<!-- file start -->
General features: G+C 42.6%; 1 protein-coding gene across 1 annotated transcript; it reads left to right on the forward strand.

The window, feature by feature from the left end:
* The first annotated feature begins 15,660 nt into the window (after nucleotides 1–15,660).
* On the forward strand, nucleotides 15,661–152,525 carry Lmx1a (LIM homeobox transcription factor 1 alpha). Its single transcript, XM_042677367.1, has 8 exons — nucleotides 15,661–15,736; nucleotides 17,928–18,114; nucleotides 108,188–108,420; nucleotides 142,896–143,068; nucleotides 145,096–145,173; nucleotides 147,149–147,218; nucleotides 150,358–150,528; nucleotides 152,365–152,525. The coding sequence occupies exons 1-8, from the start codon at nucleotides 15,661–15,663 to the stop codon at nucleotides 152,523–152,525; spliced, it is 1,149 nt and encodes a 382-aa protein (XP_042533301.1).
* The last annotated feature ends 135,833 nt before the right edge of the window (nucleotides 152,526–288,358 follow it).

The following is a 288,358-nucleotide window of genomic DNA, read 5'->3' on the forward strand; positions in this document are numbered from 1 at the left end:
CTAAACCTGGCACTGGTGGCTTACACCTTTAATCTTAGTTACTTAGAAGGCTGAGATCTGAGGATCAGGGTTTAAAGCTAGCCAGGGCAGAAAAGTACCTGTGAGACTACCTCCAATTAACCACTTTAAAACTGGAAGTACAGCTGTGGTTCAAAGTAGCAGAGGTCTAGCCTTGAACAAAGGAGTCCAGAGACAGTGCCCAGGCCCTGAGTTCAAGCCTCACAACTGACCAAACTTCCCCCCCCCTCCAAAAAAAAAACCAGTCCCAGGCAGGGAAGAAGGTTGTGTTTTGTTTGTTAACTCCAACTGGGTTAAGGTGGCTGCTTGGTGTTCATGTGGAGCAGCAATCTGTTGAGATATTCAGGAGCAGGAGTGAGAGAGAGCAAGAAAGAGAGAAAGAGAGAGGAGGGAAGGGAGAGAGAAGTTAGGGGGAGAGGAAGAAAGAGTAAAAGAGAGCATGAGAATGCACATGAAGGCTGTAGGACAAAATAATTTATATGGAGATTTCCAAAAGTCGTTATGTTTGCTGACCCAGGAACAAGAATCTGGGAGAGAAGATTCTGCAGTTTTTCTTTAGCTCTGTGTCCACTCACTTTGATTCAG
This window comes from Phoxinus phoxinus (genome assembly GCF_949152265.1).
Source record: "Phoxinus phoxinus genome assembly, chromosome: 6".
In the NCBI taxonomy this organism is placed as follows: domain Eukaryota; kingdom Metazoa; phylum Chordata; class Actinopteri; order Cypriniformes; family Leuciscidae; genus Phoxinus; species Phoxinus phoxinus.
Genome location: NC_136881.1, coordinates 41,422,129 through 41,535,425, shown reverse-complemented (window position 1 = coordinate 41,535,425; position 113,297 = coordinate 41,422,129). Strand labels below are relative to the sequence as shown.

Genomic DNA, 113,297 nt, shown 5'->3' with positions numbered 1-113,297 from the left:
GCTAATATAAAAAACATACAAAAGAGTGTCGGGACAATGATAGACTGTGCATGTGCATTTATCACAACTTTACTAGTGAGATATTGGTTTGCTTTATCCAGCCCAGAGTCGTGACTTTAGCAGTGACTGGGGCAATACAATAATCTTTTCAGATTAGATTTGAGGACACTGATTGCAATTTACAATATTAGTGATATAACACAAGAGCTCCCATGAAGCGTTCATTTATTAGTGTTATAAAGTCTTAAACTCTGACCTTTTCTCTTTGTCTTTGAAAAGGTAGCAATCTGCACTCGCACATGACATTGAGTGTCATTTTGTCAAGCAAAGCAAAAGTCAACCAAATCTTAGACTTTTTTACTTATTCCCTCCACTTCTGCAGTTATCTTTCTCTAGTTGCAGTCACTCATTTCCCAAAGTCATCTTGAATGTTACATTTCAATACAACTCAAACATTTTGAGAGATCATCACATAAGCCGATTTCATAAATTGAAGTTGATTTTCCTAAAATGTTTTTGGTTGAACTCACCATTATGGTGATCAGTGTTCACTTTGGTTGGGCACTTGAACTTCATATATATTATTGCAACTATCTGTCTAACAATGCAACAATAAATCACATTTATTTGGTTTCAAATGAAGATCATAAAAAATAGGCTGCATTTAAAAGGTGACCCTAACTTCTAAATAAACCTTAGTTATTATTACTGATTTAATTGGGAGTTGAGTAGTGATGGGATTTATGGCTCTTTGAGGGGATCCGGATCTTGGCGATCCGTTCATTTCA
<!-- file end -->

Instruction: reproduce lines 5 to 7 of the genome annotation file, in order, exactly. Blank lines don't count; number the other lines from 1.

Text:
* The last annotated feature ends 135,833 nt before the right edge of the window (nucleotides 152,526–288,358 follow it).

The following is a 288,358-nucleotide window of genomic DNA, read 5'->3' on the forward strand; positions in this document are numbered from 1 at the left end:
CTAAACCTGGCACTGGTGGCTTACACCTTTAATCTTAGTTACTTAGAAGGCTGAGATCTGAGGATCAGGGTTTAAAGCTAGCCAGGGCAGAAAAGTACCTGTGAGACTACCTCCAATTAACCACTTTAAAACTGGAAGTACAGCTGTGGTTCAAAGTAGCAGAGGTCTAGCCTTGAACAAAGGAGTCCAGAGACAGTGCCCAGGCCCTGAGTTCAAGCCTCACAACTGACCAAACTTCCCCCCCCCTCCAAAAAAAAAACCAGTCCCAGGCAGGGAAGAAGGTTGTGTTTTGTTTGTTAACTCCAACTGGGTTAAGGTGGCTGCTTGGTGTTCATGTGGAGCAGCAATCTGTTGAGATATTCAGGAGCAGGAGTGAGAGAGAGCAAGAAAGAGAGAAAGAGAGAGGAGGGAAGGGAGAGAGAAGTTAGGGGGAGAGGAAGAAAGAGTAAAAGAGAGCATGAGAATGCACATGAAGGCTGTAGGACAAAATAATTTATATGGAGATTTCCAAAAGTCGTTATGTTTGCTGACCCAGGAACAAGAATCTGGGAGAGAAGATTCTGCAGTTTTTCTTTAGCTCTGTGTCCACTCACTTTGATTCAG